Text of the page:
Phytera Trust Fund for Biodiversity Conservation
Applications for conservation project funding grants of between £1,000 - £1,500 to be received by 28 February 2001. Enquiries to the Awards Officer at BGCI or visit our website at .uk.
Development of Botanic Gardens in Nigeria
Donald Gordon, BGCI
Through the generous support of Leventis & Co (Ltd), and in collaboration with the Nigerian Conservation Foundation (NCF) and Aburi Botanic Gardens, Ghana, a Pre-feasibility Study for Botanic Garden Development in Nigeria was conducted and circulated widely to sponsors, colleagues, participants to the study and interested parties. The study set out to assess the roles of botanic gardens and affiliated institutions in supporting the conservation and sustainable use of plants in local, national and international contexts.
The study, conducted towards the end of 1999, involved discussions with a large number of in-country institutions and individuals, and established three overriding themes:
- The current network of botanic gardens is largely non-functional.
- There is a need for a representative network of botanic gardens to support the conservation and sustainable use of plant resources across the ecological zones of the country.
- There is interest and support for the development of botanic gardens by governments, academic institutions, corporations, donor agencies and the non-governmental sector.
One of the recommendations to the study was the preparation of mission statements and business plans for botanic gardens to provide a framework for development.
Following the recommendations of this study, a new proposal has been prepared entitled Development of Botanic Gardens in Nigeria. The overall objective of this project is to build the capacity of botanic gardens to support conservation, poverty alleviation and the sustainable use of plants in various regions of the country. This process is to be initiated through the development of model business plans for three botanic gardens which would, respectively: define strategic direction; provide a framework for building institutional capacity; and provide outlines, financial estimates and proposals for new projects which would assist those gardens to achieve conservation objectives and establish more secure financial positions. Complementing business plan development, a further goal of the project is to prepare A National Strategy for Botanic Gardens in Nigeria.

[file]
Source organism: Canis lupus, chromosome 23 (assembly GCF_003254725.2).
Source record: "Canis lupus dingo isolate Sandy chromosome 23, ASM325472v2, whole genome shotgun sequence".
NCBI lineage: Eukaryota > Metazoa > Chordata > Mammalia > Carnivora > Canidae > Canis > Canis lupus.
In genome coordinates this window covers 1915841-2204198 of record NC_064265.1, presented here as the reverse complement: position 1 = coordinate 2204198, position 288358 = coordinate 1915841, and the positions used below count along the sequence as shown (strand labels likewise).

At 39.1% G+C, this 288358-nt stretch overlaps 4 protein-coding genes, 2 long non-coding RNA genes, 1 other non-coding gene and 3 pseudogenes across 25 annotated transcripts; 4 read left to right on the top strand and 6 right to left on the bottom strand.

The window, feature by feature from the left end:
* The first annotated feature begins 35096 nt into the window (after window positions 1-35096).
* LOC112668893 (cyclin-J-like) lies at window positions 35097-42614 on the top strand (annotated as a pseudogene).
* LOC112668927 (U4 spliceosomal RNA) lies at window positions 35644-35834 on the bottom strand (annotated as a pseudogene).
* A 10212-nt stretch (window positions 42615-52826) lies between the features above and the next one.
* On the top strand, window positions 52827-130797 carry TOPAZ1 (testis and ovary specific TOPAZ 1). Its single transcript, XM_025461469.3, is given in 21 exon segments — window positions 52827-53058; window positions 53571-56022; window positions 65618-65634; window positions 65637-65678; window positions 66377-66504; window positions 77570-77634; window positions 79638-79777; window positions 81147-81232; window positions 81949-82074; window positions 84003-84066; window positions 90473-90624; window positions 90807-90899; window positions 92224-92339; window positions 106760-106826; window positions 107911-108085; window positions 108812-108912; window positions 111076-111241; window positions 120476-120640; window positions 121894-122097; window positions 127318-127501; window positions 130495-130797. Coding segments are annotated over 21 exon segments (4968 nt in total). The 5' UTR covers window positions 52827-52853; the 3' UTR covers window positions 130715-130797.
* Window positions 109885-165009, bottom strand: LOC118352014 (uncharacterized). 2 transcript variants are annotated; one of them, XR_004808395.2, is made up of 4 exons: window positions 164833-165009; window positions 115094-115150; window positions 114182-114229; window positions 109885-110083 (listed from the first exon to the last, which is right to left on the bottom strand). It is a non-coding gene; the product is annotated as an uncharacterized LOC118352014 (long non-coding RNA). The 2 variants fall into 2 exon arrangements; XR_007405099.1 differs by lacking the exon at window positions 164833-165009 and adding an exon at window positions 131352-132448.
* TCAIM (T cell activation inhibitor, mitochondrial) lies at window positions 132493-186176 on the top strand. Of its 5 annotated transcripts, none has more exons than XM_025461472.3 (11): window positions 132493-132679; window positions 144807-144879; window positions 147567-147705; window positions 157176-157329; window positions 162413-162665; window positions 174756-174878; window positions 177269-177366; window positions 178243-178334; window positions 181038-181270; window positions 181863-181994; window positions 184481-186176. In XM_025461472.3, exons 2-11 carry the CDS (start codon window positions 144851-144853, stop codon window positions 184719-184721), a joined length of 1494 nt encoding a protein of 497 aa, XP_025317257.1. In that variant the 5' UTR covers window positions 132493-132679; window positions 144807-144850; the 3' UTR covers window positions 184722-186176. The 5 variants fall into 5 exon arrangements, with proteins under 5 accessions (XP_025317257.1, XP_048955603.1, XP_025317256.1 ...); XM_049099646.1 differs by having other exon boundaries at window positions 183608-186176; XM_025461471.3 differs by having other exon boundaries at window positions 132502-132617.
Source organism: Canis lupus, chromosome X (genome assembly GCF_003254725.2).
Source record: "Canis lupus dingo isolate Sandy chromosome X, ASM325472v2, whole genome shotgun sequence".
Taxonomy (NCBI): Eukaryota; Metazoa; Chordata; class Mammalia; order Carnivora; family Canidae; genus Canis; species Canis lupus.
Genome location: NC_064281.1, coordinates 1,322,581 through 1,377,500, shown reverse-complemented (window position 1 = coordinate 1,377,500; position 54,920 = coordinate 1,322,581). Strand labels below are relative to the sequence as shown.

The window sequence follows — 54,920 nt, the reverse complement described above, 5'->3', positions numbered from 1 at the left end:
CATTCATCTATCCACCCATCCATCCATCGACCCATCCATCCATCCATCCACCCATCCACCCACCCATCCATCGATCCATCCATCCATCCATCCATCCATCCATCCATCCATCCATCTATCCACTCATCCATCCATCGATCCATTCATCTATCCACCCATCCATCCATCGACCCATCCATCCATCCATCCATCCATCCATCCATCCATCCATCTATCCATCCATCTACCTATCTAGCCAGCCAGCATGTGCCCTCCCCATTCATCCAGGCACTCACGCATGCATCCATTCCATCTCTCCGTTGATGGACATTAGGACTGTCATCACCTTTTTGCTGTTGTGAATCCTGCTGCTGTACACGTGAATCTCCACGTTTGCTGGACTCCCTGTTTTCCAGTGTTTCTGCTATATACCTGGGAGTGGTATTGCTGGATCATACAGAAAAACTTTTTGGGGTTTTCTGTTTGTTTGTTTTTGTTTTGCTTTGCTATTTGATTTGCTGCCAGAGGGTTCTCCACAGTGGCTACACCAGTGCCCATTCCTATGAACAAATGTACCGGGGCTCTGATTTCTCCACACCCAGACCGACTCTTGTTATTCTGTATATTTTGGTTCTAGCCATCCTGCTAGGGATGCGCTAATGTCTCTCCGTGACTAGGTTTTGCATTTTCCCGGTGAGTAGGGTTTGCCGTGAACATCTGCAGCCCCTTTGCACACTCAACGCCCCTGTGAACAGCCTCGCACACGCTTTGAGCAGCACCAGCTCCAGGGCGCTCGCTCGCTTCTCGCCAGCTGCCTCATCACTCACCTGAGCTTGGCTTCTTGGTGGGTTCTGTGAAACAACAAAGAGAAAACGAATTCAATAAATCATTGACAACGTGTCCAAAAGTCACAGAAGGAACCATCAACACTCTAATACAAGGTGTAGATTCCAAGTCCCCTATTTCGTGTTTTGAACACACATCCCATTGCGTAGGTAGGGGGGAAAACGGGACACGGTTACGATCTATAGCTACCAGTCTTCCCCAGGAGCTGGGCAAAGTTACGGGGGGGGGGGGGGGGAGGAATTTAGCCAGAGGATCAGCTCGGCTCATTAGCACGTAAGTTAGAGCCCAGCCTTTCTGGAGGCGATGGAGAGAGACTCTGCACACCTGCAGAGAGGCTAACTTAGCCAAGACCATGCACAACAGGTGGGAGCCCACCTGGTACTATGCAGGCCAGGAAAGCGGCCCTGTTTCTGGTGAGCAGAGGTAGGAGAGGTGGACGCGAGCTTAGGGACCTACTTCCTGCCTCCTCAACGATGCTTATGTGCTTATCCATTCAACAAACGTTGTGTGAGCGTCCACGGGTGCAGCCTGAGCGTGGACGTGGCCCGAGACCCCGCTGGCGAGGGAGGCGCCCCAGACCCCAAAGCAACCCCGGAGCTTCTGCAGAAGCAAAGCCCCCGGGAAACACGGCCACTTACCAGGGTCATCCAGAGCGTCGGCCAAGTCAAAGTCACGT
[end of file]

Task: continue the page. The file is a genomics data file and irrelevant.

It is anticipated that the models developed as a result of this project will be applicable for other botanic gardens in Nigeria and more widely across West Africa, while the National Strategy will support the development of national and regional networks of botanic gardens. BGCI has worked in close collaboration with the Nigerian Conservation Foundation and Iroko Foundation in developing this proposal, and partial funding has been secured from Leventis & Co Ltd., with co-financing proposals currently under consideration by the EU and Shell. The project is scheduled for implementation in 2001 and 2002.
The Tropical Biology Association: Taking a lead in tropical ecology and conservation in the tropics
Anthony Kuria, TBA/NK Project Officer
The Tropical Biology Association is a non-governmental organisation working to meet the challenge of biodiversity conservation by building capacity in the Old World tropics. The objectives of the TBA are to:
- Transfer expertise and research techniques in biodiversity and conservation
- Forge collaborative links between biologists and conservation professionals and their institutions worldwide.
- Build the capacity of host country institutions to carry out their own training and research programmes.
The TBA runs field courses in tropical ecology and conservation, in partnership with Uganda's Makerere University, the National Museums of Kenya, the East Africa Natural History Society; the Tanzania Forestry Research Institute, and the East Usambara Conservation Area Management Programme. TBA's activities are directly relevant to the needs of its partner institutions.
The TBA was established through funding from the Darwin Initiative for the Survival of Species.
Meeting the challenges of biodiversity conservation